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Flag football just make sense at Laurentian University
2024-04-04
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Sometimes, even in the wacky world of local sports, things just make sense.

Certainly to Lasalle Lancers’ flag football coach Lance Patrie they did.

This past fall, the local teacher and sport aficionado welcomed Mary Grannary to his team coaching staff.

Not only was the native of North Bay now in Sudbury attending the Northern Ontario School of Medicine, but she carried with her the experience of having played flag football with the Western Mustangs club team that competes in the league hosted by the Ontario Women’s Intercollegiate Football Association.

“It opened my eyes up to the fact that there was a 5 v 5 (post-secondary) league down south,” said Patrie. “You look at the number of SDSSAA girls that played flag football – 520 from grades nine to 12 last fall – and it just made sense that Laurentian (University) should have a team.”

“There are a lot of really solid athletes that are playing (HS) flag football now – and thriving in it,” added Patrie. “It was a no brainer to get that started.”

Conversations with Jean Benoit (Laurentian Campus Recreation Coordinator) would unveil a level of support needed to move the initiative forward. “He helped with establishing a social media account and we put the tryouts out there and it took off from there,” said Patrie.

From an initial group of 68 registrants, the L.U. roster was trimmed to their final 25, with 15 set to take to the field this coming weekend as Tim Horton’s Field in Hamilton prepares to host tournament play.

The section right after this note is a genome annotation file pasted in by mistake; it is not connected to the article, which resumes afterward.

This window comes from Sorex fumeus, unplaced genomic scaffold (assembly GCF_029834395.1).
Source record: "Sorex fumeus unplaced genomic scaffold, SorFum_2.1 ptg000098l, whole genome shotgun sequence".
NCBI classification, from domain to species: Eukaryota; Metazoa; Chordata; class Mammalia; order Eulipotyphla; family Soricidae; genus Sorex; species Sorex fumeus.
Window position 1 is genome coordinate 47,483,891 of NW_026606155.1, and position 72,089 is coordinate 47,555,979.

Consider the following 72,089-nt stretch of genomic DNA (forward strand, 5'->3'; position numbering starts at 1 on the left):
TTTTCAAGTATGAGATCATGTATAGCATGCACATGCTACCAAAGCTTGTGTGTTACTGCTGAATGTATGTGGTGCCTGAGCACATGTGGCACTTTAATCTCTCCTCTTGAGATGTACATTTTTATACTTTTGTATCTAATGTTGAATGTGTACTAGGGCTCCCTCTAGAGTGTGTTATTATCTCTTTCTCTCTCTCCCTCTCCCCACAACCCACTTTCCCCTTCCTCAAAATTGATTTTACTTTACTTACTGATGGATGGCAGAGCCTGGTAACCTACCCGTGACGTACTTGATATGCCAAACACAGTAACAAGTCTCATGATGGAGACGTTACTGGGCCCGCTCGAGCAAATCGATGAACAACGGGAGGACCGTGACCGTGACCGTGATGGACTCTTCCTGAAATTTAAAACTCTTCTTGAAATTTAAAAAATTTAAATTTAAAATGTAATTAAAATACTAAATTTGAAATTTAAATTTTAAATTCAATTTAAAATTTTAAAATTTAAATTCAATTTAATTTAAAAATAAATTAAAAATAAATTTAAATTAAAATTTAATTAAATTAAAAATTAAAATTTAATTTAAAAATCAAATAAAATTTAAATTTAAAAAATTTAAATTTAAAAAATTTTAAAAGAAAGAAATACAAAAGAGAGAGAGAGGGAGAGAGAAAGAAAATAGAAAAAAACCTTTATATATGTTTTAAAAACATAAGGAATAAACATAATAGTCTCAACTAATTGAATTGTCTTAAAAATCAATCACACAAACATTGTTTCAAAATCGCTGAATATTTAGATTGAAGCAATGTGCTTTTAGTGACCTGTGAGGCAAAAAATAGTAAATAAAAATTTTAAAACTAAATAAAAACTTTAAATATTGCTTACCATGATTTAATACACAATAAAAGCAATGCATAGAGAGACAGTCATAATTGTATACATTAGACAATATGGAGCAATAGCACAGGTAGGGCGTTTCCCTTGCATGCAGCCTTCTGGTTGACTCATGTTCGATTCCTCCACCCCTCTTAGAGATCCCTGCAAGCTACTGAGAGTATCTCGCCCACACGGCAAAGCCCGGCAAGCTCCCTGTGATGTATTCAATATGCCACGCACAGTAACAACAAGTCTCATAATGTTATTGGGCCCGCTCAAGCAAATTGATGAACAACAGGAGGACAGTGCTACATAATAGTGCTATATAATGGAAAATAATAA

With the likes of Ozzy Flores, Nick Rideout, Brett Walter and Veronique St Jean helping out with the coaching duties (and Heather Lee serving as trainer), the crew was in place to map out a vision for what this initial Laurentian team should look like.

“We had a great discussion as a coaching staff and all of the coaches were on the same page: we want athletes,” said Patrie. “We want athletes that have good hand-eye coordination and can go up and get a ball. Players that are aggressive and have speed – and not just straight speed, but lateral quickness as well.”

“We can coach these players the game.”

The end product would bring together elements of two worlds: some very familiar names from their playing days in the SDSSAA flag football loop and a large group of natural athletes blessed with the core skills needed to learn a new sport.

Taking another shot at competitive flag football was every bit as much of a no-brainer for quarterback and Lively District Secondary School graduate Addison Elliott as was the introduction of the team at L.U. for coach Patrie.

“As soon as I saw it on Instagram, I was like: sign me up!,” exclaimed the 20 year-old long-time figure skater and third year Physical Education and Concurrent Education major. “I thought that my grade 12 year was going to be my last year. I knew that if I didn’t do it, I would have regretted it for the rest of my life.”